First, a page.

Caesars Sportsbook on Sunday opened USC as a 13.5-point favorite over Oregon State. Minutes later, oddsmakers at Circa Sports put up the Trojans as only a 5-point favorite. Bettors pounced on the discrepancy, causing the line to drop significantly at Caesars and tick up slightly at other sportsbooks, before settling at consensus number of USC -6 on Sunday night.

“We had a high opinion on [USC],” said Joey Feazel, lead college football trader for Caesars Sportsbook. “So we put out a number to kind of attract Oregon State money. And it worked.”

Action from influential bettors came in on the Beavers immediately at Caesars, and Feazel moved the line down aggressively. Line archives from odds provider Don Best Sports show Caesars went from USC -13.5 to -9 within 30 minutes and was down to -7 less than two hours after posting the opening number.

On Thursday, Caesars reported that 88.2% of the money wagered on the USC-Oregon State point spread was on the underdog Beavers, including a $110,000 bet on Oregon State +7 placed Tuesday in Nevada.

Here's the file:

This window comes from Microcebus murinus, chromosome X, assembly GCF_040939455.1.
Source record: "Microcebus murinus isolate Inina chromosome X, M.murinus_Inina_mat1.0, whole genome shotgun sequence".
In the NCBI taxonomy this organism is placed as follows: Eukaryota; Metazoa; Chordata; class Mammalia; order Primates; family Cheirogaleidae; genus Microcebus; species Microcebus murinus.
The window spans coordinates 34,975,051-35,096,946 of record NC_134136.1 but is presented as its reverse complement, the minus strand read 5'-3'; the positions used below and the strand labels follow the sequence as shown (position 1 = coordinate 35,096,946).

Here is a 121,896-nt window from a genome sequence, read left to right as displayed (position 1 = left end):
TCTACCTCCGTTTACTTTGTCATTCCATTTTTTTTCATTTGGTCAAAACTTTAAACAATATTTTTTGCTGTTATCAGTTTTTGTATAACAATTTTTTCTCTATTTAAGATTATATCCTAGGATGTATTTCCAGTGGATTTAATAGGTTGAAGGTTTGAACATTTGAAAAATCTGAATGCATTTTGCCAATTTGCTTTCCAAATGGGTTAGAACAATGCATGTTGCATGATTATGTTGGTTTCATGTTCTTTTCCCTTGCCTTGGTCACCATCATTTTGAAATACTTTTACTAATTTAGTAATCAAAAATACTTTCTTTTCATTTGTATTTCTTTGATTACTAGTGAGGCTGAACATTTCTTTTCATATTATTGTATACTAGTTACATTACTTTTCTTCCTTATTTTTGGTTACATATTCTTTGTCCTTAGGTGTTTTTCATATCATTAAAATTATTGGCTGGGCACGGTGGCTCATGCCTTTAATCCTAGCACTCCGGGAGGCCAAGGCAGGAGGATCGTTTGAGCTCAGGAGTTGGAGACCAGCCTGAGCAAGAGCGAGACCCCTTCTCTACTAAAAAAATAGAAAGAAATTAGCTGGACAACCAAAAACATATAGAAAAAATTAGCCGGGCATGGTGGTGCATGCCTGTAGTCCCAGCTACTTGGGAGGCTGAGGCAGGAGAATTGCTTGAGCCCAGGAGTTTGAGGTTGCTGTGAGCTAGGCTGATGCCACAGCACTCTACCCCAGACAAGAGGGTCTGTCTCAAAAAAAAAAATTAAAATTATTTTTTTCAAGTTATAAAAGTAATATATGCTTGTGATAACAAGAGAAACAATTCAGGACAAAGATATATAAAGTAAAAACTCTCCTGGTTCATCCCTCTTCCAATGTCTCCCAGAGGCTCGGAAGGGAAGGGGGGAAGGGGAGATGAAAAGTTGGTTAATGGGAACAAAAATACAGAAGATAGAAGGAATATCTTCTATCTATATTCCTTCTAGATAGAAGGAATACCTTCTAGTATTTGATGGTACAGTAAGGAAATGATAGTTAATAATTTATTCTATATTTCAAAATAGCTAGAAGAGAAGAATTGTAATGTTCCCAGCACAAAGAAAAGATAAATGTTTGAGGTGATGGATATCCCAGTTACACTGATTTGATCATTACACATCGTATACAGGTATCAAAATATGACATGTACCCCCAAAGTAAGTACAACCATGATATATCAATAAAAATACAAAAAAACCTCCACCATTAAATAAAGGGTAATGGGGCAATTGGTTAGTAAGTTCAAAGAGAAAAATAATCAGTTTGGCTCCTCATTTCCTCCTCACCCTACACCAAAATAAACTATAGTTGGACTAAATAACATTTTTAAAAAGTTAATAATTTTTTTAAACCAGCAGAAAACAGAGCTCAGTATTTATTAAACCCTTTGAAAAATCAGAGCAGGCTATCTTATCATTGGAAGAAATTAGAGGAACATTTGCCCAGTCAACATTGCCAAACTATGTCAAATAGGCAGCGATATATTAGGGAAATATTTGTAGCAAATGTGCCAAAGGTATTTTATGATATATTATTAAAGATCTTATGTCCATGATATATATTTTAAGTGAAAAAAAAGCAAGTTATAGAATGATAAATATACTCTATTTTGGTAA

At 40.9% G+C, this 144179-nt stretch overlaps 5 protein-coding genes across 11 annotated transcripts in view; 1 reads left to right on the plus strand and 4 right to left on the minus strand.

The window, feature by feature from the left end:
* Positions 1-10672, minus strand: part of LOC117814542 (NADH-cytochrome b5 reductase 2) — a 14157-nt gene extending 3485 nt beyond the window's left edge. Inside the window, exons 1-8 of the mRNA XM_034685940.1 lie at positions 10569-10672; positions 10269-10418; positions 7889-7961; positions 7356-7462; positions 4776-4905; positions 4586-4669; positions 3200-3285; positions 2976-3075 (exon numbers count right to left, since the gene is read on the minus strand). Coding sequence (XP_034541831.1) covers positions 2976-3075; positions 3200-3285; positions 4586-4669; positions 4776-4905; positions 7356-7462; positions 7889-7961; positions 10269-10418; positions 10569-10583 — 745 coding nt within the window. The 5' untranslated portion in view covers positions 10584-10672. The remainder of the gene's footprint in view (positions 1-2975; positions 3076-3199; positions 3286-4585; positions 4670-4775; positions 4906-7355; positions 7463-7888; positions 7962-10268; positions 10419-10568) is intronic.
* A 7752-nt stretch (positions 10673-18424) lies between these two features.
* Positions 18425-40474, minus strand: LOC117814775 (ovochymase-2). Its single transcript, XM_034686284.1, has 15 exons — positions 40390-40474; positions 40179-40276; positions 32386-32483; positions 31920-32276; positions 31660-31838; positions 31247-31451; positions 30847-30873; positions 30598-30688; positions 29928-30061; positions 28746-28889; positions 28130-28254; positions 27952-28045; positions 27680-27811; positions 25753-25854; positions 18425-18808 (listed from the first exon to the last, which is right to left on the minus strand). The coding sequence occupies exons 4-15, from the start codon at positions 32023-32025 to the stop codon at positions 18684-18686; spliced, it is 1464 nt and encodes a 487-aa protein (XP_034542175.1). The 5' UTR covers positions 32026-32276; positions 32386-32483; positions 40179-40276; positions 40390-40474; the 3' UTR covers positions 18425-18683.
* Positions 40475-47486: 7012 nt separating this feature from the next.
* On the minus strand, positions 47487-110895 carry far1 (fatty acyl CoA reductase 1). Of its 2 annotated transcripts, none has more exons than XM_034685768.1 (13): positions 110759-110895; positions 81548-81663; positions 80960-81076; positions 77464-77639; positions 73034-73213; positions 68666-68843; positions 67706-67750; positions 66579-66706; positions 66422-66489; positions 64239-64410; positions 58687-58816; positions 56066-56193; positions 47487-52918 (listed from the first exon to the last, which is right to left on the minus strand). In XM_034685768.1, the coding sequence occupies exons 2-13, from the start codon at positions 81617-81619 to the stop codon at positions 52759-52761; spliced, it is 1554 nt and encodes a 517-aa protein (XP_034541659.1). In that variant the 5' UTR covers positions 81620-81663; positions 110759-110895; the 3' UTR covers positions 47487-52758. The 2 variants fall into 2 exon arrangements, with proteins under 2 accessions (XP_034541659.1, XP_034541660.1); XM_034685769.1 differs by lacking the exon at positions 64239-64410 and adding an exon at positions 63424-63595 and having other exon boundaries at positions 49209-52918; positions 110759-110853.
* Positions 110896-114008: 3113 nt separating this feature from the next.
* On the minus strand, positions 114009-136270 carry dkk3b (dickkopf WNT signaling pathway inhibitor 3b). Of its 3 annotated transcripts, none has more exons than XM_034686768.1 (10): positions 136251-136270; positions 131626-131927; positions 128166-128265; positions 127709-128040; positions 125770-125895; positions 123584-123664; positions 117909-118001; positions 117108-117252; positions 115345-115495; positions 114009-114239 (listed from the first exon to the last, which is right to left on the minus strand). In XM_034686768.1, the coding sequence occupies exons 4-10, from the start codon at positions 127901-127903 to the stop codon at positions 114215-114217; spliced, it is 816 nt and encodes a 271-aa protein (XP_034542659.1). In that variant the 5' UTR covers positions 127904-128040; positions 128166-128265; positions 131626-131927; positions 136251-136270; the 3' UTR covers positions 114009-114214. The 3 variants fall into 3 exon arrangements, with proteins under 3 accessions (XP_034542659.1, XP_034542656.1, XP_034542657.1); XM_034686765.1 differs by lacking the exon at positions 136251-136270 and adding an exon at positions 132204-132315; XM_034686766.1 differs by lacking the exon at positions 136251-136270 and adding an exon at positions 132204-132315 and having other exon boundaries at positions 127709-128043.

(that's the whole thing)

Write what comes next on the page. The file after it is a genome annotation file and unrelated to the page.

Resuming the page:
Meanwhile, sportsbooks that opened USC as less than a touchdown favorite were reporting lopsided action on the Trojans. At DraftKings, 79% of the money bet on the game’s spread was on USC, and at the SuperBook at Westgate Las Vegas, there were seven bets on the Trojans for every one on the Beavers.

“I’m sure we will need the Beavers huge at kickoff,” said John Murray, executive director of the SuperBook. “The Trojans are public darlings again.”

Continue reading story here



September 22nd

Northwest Pac-12 teams 11-1; all four are Pac-12 contenders

From The Athletic … Say this for Rick Neuheisel’s “Northwest Championship”: It might have been a simple motivational ploy with no trophy and no formal honor conferred upon the winner, but it does have a Wikipedia page.